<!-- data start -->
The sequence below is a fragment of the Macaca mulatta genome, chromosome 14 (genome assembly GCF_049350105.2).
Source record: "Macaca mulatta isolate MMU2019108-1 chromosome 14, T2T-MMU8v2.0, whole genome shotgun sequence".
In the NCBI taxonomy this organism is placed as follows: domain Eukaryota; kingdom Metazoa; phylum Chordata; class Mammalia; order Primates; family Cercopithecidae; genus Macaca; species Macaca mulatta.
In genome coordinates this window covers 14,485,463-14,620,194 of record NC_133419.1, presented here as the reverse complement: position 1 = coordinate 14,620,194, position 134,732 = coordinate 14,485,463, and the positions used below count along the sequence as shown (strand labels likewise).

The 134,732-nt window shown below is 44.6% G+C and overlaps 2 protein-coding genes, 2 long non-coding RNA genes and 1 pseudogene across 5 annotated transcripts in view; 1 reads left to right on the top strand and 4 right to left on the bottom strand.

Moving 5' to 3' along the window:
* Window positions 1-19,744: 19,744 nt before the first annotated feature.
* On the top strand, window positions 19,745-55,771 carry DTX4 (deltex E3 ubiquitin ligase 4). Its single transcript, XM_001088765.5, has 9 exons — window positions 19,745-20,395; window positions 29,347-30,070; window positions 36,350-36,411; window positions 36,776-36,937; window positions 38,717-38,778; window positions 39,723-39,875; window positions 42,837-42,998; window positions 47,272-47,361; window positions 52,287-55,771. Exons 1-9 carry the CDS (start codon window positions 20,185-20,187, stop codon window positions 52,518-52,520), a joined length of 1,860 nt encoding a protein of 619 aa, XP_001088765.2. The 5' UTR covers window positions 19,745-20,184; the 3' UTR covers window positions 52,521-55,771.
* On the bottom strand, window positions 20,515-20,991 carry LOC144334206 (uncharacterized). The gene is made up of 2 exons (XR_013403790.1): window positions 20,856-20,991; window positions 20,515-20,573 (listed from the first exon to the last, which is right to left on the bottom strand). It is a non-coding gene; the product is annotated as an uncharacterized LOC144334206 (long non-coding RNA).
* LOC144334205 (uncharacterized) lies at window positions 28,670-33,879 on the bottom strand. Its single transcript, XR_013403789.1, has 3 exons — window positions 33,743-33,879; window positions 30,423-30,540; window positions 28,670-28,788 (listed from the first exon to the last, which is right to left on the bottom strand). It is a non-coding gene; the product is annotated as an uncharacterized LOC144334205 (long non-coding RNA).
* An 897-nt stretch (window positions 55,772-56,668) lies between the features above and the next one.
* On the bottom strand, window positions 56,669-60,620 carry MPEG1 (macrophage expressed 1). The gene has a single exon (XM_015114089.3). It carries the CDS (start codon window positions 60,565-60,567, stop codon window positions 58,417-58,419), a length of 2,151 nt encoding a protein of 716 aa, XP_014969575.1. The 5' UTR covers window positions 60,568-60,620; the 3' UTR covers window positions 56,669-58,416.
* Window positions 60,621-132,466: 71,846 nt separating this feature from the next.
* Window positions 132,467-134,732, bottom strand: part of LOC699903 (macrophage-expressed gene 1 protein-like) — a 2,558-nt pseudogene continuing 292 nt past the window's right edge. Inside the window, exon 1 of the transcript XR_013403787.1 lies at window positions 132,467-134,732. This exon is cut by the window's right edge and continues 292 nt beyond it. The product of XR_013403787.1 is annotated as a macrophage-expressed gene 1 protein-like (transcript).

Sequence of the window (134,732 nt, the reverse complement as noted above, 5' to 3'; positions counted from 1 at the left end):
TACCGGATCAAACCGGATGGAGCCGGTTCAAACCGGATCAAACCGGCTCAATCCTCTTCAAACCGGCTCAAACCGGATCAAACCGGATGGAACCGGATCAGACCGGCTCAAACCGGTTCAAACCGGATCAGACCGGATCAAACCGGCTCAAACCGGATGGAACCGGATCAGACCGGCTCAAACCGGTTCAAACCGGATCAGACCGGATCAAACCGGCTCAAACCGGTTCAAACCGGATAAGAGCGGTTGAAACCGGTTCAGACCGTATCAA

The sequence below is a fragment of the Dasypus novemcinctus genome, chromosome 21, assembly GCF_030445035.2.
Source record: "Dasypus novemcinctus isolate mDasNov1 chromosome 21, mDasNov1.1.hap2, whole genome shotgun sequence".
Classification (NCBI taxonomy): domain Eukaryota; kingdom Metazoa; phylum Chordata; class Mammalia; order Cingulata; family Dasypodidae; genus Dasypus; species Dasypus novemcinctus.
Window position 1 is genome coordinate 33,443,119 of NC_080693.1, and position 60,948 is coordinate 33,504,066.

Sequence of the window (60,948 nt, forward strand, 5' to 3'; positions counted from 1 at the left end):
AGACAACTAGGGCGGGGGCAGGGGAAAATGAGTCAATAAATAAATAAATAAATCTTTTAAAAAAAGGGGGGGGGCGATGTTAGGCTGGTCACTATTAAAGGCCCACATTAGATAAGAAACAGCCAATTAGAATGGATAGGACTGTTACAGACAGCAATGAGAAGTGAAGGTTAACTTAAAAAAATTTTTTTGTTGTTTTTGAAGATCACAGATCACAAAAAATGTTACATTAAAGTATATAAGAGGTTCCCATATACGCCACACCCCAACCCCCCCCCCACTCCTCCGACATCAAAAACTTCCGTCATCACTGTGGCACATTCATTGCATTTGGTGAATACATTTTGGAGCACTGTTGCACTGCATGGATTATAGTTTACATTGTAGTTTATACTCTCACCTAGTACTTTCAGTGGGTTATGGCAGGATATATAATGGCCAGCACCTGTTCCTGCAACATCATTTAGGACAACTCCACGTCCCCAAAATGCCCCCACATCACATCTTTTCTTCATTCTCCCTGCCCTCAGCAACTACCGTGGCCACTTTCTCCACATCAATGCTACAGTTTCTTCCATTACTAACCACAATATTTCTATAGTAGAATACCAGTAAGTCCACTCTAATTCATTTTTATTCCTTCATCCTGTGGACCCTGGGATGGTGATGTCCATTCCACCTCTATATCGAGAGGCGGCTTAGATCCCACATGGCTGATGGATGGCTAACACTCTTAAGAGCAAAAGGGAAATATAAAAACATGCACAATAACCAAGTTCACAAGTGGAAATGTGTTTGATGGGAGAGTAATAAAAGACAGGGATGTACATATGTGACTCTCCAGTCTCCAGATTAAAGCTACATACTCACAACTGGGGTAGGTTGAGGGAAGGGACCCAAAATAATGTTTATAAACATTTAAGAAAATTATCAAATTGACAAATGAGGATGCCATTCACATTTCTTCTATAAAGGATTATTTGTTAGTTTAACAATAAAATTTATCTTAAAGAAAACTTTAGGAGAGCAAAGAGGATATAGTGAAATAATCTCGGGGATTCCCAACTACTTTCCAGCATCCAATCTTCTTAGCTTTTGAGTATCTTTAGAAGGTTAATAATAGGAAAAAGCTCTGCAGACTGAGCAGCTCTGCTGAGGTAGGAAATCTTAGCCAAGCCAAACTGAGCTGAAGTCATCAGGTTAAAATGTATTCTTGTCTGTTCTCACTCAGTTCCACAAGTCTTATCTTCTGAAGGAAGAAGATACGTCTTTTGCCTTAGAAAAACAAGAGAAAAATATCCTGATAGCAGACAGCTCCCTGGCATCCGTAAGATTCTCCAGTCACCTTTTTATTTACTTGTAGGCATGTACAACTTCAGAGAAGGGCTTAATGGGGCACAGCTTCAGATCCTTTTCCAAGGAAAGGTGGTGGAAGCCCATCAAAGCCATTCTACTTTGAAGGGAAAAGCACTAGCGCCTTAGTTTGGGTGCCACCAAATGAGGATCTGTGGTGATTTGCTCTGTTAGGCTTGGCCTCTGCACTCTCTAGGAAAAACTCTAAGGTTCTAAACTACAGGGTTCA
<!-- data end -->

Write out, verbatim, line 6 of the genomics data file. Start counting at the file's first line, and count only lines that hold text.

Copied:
Moving 5' to 3' along the window: